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Polish government acquires masterpieces by Leonardo and Rembrandt—but at what price?

The state has secured more than 80,000 works belonging to the Czartoryski dynasty

by Gareth Harris  |  3 January 2017
Polish government acquires masterpieces by Leonardo and Rembrandt—but at what price?
Leonardo da Vinci’s Lady with an Ermine (around 1489-90)
The Polish government has paid 500 million Polish zloty ($118m) for the Czartoryski collection, which includes Leonardo da Vinci’s painting Lady with an Ermine (around 1489-90) and Rembrandt’s Landscape with the Good Samaritan (1638).

Last week (29 December), the Polish-Spanish aristocrat Prince Adam Karol Czartoryski, signed an agreement with Piotr Glinski, Poland’s deputy prime minister, transferring ownership of the major private art collection. The 86,000 paintings and objects, as well as 250,000 manuscripts, are thought to be worth more than $2bn in total.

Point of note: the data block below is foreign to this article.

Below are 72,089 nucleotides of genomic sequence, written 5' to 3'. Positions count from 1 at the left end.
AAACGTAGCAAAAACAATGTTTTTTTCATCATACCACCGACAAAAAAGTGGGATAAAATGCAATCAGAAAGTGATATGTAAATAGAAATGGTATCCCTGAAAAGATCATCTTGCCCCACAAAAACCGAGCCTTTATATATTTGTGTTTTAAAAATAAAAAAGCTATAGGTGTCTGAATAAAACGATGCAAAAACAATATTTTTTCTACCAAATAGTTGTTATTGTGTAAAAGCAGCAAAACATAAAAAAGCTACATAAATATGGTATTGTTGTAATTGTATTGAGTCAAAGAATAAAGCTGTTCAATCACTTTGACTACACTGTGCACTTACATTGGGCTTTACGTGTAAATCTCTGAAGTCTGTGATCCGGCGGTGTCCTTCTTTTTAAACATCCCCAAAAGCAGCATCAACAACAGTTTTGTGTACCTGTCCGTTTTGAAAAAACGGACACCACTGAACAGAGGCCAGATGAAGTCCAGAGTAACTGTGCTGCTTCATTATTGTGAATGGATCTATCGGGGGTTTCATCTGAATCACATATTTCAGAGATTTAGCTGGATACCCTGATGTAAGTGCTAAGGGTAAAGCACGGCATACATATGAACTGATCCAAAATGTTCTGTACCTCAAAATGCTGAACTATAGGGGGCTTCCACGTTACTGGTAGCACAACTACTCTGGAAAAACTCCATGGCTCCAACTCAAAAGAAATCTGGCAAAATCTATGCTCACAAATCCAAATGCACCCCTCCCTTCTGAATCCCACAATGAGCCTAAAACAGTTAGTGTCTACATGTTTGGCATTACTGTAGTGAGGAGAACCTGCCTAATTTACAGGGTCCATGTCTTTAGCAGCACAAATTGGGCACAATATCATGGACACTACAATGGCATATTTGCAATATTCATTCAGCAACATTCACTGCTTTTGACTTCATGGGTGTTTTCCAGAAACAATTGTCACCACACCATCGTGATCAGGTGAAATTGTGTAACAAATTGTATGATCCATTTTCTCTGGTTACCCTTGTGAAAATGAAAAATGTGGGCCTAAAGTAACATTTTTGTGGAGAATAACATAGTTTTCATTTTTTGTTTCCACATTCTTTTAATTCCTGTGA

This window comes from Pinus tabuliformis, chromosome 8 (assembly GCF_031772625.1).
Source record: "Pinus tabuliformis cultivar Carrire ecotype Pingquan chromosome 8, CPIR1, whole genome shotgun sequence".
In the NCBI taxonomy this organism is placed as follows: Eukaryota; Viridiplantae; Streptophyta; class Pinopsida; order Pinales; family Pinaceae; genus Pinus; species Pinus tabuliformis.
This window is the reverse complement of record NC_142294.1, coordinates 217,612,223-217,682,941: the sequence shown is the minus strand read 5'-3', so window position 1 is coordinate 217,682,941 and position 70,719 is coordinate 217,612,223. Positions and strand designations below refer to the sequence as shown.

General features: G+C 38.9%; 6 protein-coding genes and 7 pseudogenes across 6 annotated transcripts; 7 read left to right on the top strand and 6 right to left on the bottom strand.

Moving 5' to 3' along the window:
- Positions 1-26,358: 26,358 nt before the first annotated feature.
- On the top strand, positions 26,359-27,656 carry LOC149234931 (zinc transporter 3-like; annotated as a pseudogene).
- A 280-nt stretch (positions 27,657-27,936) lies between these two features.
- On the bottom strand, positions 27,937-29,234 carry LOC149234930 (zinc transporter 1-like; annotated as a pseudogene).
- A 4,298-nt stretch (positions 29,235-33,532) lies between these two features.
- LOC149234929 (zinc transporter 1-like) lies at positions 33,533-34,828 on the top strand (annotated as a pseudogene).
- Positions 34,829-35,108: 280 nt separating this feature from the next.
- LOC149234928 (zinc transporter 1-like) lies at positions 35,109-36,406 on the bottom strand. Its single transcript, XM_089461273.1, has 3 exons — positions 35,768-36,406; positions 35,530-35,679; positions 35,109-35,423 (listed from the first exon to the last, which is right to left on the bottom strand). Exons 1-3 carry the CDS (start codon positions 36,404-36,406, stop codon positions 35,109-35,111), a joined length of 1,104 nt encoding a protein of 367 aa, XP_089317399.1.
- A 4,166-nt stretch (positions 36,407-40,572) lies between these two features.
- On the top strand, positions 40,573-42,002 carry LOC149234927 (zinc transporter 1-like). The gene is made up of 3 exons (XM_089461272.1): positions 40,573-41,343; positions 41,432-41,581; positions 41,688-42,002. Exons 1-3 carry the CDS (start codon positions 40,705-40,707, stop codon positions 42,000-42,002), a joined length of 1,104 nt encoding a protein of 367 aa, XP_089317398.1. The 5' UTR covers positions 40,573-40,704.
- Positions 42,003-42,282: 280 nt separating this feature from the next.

However, the board of the Princes Czartoryski Foundation, which oversees the collection, resigned in protest at the sale. According to the New York Times, the trustees say the move could be illegal as the collection is “non-transferable and indivisible”. The foundation declined to comment further.

The Czartoryski collection was founded in 1802 by Princess Izabela Czartoryska. Many works from the collection are being housed at the National Museum in Krakow, southern Poland, while the Czartoryski Museum, also based in the city, is refurbished. Lady with an Ermine is on display at the Wawel Royal Castle in Krakow.

“It was only a deposit and the Czartoryski foundation could sell them or replace them,” says a spokeswoman for the National Museum in Krakow. “Now the collection is owned by the Polish nation. This memorabilia [relating to] Polish kings and heroes cannot be sold, and we are able to raise money for the renovation of the national museum buildings, to show the collection as it should be,” she adds.

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